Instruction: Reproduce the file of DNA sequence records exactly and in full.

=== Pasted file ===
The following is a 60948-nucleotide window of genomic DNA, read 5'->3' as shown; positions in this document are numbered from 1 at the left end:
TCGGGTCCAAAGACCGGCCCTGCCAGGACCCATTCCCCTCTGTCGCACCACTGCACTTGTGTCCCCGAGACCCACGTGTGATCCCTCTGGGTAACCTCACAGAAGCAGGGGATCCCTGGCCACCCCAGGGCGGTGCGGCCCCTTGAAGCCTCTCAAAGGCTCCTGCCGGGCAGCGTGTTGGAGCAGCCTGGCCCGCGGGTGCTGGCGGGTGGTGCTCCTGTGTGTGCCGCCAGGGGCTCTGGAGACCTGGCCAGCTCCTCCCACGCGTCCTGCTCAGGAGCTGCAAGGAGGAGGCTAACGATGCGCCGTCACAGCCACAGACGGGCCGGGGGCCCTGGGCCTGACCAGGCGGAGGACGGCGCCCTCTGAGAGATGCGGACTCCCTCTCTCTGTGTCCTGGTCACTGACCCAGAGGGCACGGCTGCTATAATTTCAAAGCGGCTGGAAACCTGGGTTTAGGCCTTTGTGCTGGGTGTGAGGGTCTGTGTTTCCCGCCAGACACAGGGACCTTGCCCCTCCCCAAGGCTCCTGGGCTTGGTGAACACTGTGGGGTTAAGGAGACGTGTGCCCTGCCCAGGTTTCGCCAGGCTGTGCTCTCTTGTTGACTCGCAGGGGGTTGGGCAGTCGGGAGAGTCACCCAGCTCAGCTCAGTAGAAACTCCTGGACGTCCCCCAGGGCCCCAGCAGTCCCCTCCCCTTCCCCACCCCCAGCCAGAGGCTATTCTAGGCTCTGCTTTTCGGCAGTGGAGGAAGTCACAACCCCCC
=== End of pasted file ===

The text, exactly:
The following is a 60948-nucleotide window of genomic DNA, read 5'->3' as shown; positions in this document are numbered from 1 at the left end:
TCGGGTCCAAAGACCGGCCCTGCCAGGACCCATTCCCCTCTGTCGCACCACTGCACTTGTGTCCCCGAGACCCACGTGTGATCCCTCTGGGTAACCTCACAGAAGCAGGGGATCCCTGGCCACCCCAGGGCGGTGCGGCCCCTTGAAGCCTCTCAAAGGCTCCTGCCGGGCAGCGTGTTGGAGCAGCCTGGCCCGCGGGTGCTGGCGGGTGGTGCTCCTGTGTGTGCCGCCAGGGGCTCTGGAGACCTGGCCAGCTCCTCCCACGCGTCCTGCTCAGGAGCTGCAAGGAGGAGGCTAACGATGCGCCGTCACAGCCACAGACGGGCCGGGGGCCCTGGGCCTGACCAGGCGGAGGACGGCGCCCTCTGAGAGATGCGGACTCCCTCTCTCTGTGTCCTGGTCACTGACCCAGAGGGCACGGCTGCTATAATTTCAAAGCGGCTGGAAACCTGGGTTTAGGCCTTTGTGCTGGGTGTGAGGGTCTGTGTTTCCCGCCAGACACAGGGACCTTGCCCCTCCCCAAGGCTCCTGGGCTTGGTGAACACTGTGGGGTTAAGGAGACGTGTGCCCTGCCCAGGTTTCGCCAGGCTGTGCTCTCTTGTTGACTCGCAGGGGGTTGGGCAGTCGGGAGAGTCACCCAGCTCAGCTCAGTAGAAACTCCTGGACGTCCCCCAGGGCCCCAGCAGTCCCCTCCCCTTCCCCACCCCCAGCCAGAGGCTATTCTAGGCTCTGCTTTTCGGCAGTGGAGGAAGTCACAACCCCCC